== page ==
The WAIS, World-Wide Web, Prospero systems for network information retrieval (NIR) were presented (the Gopher protocol was presented in plenary the following day). The x500 directory was presented in the light of NIR needs, as were two proposals to use the directory to refer to documents. A discussion followed as to how to allow these systems to inter-operate, and on requirements for name spaces. A working group was proposed to define the format for a generalized printable format for a name or address in any of these systems.
Many databases exist, but there is no scalable way of finding them (TMC currently keeps a master index). Use of x500 was discussed.
The WAIS protocol is an extended subset of Z3950. The differences were discussed: WAIS allows relevance feedback ("Give me a document like this one") , and specifies how a query should be formulated. WAIS and Z39.50 have the same presentation layer.
The W3 clients use several protocols for accessing documents (FTP, NNTP, WAIS, Gopher, and W3's own "HTTP") although this is hidden from the user. The HTTP protocol is a simple stateless search/retrieve protocol running over TCP. As originally conceived but not yet implemented, it included authentication and data format negotiation.Tim discussed the differences between WWW, WAIS, Archie, Gopher and Prospero systems.
The need for a Universal Document Identifier (UDI) for describing the address or, given a directory, name, for a document whatever is access protocol was discussed, as outlined in OSI-DS-XX. Each application uses a "handle" for a file which can be prefixed by the particular protocol name to generate a universal address.
Most systems (WAIS excepted) are extensible, entertaining document addresses which refer to other systems. WAIS indexes currently can only refer to documents in the same database, let alone with other retrieval methods. There is a need for WAIS to be more flexible. John Curran said he would bring this to the attention of the WAIS community.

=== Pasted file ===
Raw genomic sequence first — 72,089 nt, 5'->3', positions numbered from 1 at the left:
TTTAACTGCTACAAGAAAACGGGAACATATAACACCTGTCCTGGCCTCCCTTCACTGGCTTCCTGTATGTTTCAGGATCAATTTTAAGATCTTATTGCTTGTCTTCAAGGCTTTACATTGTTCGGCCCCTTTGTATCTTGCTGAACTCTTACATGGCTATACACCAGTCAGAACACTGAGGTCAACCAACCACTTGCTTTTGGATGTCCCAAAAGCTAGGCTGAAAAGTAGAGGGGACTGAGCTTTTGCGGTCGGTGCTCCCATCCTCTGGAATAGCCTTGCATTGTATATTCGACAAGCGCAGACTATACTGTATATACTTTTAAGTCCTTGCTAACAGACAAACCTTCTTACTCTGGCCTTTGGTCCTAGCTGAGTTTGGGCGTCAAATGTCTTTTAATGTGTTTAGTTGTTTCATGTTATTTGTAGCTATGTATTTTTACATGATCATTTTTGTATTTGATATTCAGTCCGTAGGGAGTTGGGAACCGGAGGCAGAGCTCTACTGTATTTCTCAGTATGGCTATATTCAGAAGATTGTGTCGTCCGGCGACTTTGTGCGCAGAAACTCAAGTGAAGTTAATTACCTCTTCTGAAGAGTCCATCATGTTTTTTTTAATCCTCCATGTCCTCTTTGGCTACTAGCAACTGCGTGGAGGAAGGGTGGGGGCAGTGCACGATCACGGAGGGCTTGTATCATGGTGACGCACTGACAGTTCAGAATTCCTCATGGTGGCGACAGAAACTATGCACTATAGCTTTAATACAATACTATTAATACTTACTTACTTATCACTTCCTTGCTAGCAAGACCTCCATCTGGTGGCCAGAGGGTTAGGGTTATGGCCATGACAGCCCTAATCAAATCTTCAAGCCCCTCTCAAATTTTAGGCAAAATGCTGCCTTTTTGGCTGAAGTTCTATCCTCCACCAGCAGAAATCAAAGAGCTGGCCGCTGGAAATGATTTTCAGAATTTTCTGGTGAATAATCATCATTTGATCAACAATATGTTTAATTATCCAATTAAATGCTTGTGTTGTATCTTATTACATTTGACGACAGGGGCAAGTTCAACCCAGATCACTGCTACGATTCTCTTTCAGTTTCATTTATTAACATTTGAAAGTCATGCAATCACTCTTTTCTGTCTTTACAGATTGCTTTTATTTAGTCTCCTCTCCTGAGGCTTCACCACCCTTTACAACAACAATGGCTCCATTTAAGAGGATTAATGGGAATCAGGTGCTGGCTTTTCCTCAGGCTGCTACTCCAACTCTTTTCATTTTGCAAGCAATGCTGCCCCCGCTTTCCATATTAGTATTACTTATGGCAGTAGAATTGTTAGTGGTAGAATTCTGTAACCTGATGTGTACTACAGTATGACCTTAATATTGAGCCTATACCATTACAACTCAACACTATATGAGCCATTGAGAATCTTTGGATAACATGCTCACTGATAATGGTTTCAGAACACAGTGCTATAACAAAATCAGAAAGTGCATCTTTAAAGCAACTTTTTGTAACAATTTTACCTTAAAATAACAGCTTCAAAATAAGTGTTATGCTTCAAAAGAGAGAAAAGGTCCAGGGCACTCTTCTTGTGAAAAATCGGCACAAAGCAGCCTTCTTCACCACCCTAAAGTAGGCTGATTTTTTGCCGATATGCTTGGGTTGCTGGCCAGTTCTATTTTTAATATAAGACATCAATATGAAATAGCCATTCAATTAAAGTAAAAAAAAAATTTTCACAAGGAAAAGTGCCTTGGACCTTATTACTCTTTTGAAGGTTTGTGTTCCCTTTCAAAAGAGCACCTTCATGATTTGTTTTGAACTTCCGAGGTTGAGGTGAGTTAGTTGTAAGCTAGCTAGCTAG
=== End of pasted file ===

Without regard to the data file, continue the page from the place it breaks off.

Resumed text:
Addresses would not in the long term be suitable for references to documents, so it was hoped that some sort of directory service, operating within the UDI framework, would be incorporated.
More information: telnet info.cern.ch. Client and server code is available by anonymous FTP from info.cern.ch.
Mailing lists: firstname.lastname@example.org, email@example.com
Discussion document: OSI-DS-29
A Listing Service may be used to group like information items together for example to provide a Yellow Pages Service.
Such a service could for example provide for members of a special interest group, or could group documents on a particular subject.Services such as Archie could be considered to be Listing Services. One imagines an information Universe in which Information Brokers provide different subject based (say) views via their listing service. One would then need to locate the various listing services (using a mechanism such as a directory?)
Cliff stated that he expected to be able to use X.500 to translate between the document ID and how to get the document.
With Prospero the user has his own view of the global information base (or has a view built for him). Cliff thought there should be multiple name spaces - but the difficulty would be that these would need representing near the top of the directory tree. With multiple user chosen views - this would be difficult to manage. Also two users might refer to an object by different handles which would be relative to their individual name spaces - difficult when passing references (say in a mail message) from one person to the other.
The concept of "Closure": Each object has a related name space. All references within the object are resolved using the context of the name space. Name spaces themselves have global network addresses, but the user doesn't see that.
More information: firstname.lastname@example.org
Gateways provide access between systems not sharing transport protocols.
Also considered Access Control. ACL is part of description. The Server exploits multiple protocols for Search and retrieve.
There is a problem with dealing with different types of document (applications for jobs, product specs, memos, contracts, faxes, etc. ) It is difficult to normalize the attributes of a general document.
In discussion, Steve Kille suggested should be a WG on details of UDIs and a separate one for USDN. A comment was that the W3 data model encompasses those of the other systems. John Curran insisted on a better term than "UDI", suggesting "Document Access Token".
Peter Deutch's need for a USDN is to be able to determine the equivalence of two USDN. Chris Weider agreed to co-author a document on the issues. Jill Foster suggested a pilotproject to put UDI's in the directory for a set of documents and to have the gopher, Prospero, archie, and Prospero people try to utilise these.[These minutes have been largely built from Jill Foster's report and Karen Sollins' notes for which I am most grateful, though errors in the above are probably mine. Tim BL]